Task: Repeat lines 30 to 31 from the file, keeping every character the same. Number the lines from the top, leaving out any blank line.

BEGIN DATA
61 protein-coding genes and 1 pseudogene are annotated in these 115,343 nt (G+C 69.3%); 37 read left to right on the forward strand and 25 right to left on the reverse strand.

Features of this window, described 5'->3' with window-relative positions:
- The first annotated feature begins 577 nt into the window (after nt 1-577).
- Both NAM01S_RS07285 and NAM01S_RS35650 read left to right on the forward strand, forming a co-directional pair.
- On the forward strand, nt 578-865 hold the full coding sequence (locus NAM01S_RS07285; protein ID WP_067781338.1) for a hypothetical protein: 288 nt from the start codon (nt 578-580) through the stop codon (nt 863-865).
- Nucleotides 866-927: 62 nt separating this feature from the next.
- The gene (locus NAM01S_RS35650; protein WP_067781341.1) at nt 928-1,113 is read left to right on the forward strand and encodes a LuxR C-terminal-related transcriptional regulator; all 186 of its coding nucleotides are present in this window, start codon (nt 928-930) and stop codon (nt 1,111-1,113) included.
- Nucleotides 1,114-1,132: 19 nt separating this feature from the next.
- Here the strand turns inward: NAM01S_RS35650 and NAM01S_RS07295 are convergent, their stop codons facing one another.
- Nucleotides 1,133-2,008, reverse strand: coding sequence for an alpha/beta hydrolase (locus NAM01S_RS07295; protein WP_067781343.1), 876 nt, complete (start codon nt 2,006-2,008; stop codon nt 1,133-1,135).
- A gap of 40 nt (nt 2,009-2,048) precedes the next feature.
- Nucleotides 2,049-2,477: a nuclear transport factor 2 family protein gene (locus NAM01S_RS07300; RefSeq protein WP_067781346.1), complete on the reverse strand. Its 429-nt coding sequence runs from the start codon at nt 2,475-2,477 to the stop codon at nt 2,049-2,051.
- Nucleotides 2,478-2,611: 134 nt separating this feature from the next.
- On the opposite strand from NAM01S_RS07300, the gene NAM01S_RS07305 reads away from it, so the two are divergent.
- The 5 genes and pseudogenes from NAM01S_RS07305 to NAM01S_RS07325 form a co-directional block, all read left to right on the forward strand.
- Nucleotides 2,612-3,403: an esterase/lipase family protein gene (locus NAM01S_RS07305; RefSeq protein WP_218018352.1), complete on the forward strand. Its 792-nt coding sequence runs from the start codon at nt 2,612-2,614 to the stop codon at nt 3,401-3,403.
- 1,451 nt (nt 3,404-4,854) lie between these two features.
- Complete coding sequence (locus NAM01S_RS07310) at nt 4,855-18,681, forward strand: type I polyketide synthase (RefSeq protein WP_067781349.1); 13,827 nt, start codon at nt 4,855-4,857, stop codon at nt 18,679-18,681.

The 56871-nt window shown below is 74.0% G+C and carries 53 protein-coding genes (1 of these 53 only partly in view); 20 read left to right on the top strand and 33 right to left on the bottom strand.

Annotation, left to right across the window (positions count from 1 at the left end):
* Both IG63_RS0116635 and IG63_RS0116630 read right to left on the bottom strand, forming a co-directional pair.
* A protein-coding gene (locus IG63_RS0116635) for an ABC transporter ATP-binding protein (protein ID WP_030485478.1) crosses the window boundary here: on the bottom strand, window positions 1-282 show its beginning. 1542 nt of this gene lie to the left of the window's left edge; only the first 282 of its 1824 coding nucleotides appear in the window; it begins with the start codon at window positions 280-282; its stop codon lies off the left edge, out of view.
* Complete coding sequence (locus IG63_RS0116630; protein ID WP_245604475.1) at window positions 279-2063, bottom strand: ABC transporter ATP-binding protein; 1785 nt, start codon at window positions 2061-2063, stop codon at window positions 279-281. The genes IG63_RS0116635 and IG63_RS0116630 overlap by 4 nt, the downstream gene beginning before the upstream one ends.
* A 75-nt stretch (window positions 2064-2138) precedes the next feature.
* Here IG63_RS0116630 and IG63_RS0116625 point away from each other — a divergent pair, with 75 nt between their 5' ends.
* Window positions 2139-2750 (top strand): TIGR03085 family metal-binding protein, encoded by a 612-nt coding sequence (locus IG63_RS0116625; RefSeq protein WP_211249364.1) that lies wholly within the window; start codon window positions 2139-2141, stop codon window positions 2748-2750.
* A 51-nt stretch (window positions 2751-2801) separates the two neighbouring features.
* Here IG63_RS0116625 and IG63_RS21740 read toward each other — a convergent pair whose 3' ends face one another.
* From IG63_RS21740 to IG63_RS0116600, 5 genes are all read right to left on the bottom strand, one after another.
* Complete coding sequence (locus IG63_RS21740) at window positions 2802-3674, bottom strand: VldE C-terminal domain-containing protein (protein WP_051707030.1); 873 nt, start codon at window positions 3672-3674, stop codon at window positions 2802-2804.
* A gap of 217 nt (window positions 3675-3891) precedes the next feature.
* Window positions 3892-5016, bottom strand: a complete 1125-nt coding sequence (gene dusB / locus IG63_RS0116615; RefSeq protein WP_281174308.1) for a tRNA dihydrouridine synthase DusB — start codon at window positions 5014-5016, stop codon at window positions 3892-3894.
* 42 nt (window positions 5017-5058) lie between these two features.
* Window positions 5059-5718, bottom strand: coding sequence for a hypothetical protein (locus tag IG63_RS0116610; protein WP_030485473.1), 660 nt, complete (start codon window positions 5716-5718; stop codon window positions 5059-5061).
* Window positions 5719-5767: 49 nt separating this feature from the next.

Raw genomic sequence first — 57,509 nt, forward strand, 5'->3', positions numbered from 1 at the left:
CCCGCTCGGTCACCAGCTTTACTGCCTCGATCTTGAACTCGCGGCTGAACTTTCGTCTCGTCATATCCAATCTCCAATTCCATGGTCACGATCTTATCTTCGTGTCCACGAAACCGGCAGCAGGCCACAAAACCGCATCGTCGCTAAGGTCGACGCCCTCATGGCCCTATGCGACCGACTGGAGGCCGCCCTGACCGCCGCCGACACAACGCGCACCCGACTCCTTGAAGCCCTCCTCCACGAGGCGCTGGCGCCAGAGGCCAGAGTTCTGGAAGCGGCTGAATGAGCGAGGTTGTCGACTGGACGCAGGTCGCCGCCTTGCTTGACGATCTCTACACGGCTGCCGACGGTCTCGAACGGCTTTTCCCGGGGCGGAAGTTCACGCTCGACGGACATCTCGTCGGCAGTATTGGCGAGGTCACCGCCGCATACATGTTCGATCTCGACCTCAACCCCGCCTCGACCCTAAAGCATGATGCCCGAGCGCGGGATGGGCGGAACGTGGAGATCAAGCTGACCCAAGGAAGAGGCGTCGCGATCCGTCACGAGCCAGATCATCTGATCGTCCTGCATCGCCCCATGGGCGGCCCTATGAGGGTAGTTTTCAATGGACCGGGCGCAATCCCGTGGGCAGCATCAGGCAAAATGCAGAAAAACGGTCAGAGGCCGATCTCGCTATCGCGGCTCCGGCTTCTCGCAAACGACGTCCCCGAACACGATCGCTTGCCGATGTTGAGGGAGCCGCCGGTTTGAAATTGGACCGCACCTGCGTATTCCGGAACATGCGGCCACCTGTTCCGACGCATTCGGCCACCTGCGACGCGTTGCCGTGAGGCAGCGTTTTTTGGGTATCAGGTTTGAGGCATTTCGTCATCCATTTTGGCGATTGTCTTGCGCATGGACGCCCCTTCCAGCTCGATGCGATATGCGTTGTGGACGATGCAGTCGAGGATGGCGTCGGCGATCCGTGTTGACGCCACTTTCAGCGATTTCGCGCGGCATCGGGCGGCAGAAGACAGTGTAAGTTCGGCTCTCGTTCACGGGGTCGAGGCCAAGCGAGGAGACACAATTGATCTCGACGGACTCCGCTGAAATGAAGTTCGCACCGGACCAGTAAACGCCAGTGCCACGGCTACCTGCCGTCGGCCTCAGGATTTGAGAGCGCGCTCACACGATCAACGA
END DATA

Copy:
* Complete coding sequence (locus IG63_RS21740) at window positions 2802-3674, bottom strand: VldE C-terminal domain-containing protein (protein WP_051707030.1); 873 nt, start codon at window positions 3672-3674, stop codon at window positions 2802-2804.
* A gap of 217 nt (window positions 3675-3891) precedes the next feature.